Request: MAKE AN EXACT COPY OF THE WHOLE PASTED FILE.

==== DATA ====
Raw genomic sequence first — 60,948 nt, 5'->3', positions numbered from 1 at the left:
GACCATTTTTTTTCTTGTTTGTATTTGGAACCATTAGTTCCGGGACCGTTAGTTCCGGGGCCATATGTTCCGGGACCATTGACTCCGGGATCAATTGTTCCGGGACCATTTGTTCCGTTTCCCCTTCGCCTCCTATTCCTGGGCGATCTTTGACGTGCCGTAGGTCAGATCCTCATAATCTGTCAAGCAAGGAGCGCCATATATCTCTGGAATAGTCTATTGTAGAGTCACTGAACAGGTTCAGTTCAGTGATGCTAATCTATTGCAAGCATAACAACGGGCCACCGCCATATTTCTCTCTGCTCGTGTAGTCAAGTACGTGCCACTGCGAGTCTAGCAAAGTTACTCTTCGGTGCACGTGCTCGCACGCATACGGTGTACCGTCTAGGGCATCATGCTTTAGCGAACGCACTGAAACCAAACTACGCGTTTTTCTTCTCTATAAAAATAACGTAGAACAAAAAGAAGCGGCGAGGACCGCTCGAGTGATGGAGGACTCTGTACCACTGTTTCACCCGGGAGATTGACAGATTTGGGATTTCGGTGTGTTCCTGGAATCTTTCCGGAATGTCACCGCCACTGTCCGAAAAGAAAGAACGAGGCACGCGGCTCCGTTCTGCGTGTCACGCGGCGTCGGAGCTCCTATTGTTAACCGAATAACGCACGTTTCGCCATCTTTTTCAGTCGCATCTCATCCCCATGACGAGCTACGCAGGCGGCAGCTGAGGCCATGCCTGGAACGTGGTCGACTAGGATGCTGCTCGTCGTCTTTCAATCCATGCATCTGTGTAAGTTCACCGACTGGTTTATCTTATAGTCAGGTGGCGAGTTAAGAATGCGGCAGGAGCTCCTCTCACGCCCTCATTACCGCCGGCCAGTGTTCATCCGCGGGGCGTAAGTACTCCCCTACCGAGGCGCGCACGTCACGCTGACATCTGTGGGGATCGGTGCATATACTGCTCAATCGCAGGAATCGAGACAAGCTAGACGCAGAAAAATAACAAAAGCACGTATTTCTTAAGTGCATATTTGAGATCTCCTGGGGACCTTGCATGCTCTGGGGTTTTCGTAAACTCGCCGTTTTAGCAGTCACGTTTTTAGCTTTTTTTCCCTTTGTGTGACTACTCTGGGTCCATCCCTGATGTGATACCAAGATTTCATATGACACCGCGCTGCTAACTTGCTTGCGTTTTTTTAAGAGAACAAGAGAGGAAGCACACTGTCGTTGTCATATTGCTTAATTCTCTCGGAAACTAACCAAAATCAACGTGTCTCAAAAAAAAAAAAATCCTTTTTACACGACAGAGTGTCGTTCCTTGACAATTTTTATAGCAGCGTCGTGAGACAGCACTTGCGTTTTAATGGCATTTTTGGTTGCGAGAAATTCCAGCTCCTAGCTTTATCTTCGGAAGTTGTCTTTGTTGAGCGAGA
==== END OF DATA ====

Raw genomic sequence first — 60,948 nt, 5'->3', positions numbered from 1 at the left:
GACCATTTTTTTTCTTGTTTGTATTTGGAACCATTAGTTCCGGGACCGTTAGTTCCGGGGCCATATGTTCCGGGACCATTGACTCCGGGATCAATTGTTCCGGGACCATTTGTTCCGTTTCCCCTTCGCCTCCTATTCCTGGGCGATCTTTGACGTGCCGTAGGTCAGATCCTCATAATCTGTCAAGCAAGGAGCGCCATATATCTCTGGAATAGTCTATTGTAGAGTCACTGAACAGGTTCAGTTCAGTGATGCTAATCTATTGCAAGCATAACAACGGGCCACCGCCATATTTCTCTCTGCTCGTGTAGTCAAGTACGTGCCACTGCGAGTCTAGCAAAGTTACTCTTCGGTGCACGTGCTCGCACGCATACGGTGTACCGTCTAGGGCATCATGCTTTAGCGAACGCACTGAAACCAAACTACGCGTTTTTCTTCTCTATAAAAATAACGTAGAACAAAAAGAAGCGGCGAGGACCGCTCGAGTGATGGAGGACTCTGTACCACTGTTTCACCCGGGAGATTGACAGATTTGGGATTTCGGTGTGTTCCTGGAATCTTTCCGGAATGTCACCGCCACTGTCCGAAAAGAAAGAACGAGGCACGCGGCTCCGTTCTGCGTGTCACGCGGCGTCGGAGCTCCTATTGTTAACCGAATAACGCACGTTTCGCCATCTTTTTCAGTCGCATCTCATCCCCATGACGAGCTACGCAGGCGGCAGCTGAGGCCATGCCTGGAACGTGGTCGACTAGGATGCTGCTCGTCGTCTTTCAATCCATGCATCTGTGTAAGTTCACCGACTGGTTTATCTTATAGTCAGGTGGCGAGTTAAGAATGCGGCAGGAGCTCCTCTCACGCCCTCATTACCGCCGGCCAGTGTTCATCCGCGGGGCGTAAGTACTCCCCTACCGAGGCGCGCACGTCACGCTGACATCTGTGGGGATCGGTGCATATACTGCTCAATCGCAGGAATCGAGACAAGCTAGACGCAGAAAAATAACAAAAGCACGTATTTCTTAAGTGCATATTTGAGATCTCCTGGGGACCTTGCATGCTCTGGGGTTTTCGTAAACTCGCCGTTTTAGCAGTCACGTTTTTAGCTTTTTTTCCCTTTGTGTGACTACTCTGGGTCCATCCCTGATGTGATACCAAGATTTCATATGACACCGCGCTGCTAACTTGCTTGCGTTTTTTTAAGAGAACAAGAGAGGAAGCACACTGTCGTTGTCATATTGCTTAATTCTCTCGGAAACTAACCAAAATCAACGTGTCTCAAAAAAAAAAAAATCCTTTTTACACGACAGAGTGTCGTTCCTTGACAATTTTTATAGCAGCGTCGTGAGACAGCACTTGCGTTTTAATGGCATTTTTGGTTGCGAGAAATTCCAGCTCCTAGCTTTATCTTCGGAAGTTGTCTTTGTTGAGCGAGA